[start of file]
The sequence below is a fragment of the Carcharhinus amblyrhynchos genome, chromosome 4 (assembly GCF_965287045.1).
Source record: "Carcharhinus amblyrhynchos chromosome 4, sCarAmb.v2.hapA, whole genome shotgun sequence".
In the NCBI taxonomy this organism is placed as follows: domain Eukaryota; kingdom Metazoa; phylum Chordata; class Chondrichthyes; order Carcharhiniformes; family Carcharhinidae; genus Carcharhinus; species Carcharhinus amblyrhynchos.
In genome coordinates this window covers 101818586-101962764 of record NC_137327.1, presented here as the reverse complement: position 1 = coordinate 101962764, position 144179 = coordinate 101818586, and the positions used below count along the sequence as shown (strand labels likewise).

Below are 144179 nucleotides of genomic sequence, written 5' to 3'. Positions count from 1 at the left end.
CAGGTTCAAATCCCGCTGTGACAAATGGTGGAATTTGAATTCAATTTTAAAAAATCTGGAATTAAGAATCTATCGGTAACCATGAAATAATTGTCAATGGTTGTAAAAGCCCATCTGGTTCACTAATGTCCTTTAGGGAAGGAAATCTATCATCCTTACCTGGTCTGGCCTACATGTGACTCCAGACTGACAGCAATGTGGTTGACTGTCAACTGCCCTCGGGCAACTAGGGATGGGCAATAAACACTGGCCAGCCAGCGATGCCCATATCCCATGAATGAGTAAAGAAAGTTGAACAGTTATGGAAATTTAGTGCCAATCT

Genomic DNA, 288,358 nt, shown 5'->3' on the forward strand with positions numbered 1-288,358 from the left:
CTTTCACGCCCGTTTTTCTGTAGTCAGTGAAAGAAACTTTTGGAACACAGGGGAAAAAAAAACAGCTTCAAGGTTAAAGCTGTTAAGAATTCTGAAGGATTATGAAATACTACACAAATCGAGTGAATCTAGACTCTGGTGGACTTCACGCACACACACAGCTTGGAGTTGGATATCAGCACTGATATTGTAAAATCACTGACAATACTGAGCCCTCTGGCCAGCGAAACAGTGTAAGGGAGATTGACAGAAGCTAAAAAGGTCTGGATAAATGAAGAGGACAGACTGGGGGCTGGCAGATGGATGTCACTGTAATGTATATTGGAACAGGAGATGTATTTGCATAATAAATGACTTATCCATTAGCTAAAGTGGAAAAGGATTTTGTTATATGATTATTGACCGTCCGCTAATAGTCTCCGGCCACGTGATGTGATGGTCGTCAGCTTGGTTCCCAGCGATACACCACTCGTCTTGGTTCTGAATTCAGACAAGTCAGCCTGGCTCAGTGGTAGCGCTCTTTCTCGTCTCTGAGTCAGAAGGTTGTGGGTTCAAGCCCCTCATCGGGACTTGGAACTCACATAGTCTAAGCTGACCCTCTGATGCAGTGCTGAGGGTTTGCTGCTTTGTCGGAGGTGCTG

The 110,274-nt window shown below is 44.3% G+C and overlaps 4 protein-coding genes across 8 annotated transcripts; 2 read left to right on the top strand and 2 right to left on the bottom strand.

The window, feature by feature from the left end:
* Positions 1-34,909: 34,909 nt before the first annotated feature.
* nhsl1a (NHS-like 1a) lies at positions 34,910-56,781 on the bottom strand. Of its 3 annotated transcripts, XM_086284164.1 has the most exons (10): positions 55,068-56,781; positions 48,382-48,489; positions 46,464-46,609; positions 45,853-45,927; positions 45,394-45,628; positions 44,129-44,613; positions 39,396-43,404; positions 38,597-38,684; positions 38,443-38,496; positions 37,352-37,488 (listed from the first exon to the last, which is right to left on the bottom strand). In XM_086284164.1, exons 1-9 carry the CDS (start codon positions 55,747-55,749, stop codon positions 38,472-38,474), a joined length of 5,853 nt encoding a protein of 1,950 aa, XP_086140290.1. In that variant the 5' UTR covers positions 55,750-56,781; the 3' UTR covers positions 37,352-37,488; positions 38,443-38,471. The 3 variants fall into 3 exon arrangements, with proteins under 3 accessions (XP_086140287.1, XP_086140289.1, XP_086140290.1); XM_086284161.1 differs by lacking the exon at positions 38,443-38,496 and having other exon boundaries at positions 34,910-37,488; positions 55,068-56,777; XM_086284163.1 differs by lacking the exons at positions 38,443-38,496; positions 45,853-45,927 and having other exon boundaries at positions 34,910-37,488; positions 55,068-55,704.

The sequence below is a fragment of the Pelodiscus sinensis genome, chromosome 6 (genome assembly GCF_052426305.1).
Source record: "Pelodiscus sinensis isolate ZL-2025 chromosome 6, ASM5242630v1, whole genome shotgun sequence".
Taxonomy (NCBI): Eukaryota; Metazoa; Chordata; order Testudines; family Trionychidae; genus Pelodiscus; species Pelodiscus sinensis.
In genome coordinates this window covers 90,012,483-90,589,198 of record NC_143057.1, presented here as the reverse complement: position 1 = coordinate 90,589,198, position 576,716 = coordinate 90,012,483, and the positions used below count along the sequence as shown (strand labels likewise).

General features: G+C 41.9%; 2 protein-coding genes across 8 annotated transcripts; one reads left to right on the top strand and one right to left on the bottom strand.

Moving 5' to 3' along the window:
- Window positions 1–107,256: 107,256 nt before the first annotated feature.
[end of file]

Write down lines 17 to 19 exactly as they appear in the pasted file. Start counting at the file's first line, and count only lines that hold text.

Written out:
General features: G+C 41.9%; 2 protein-coding genes across 8 annotated transcripts; one reads left to right on the top strand and one right to left on the bottom strand.

Moving 5' to 3' along the window:
- Window positions 1–107,256: 107,256 nt before the first annotated feature.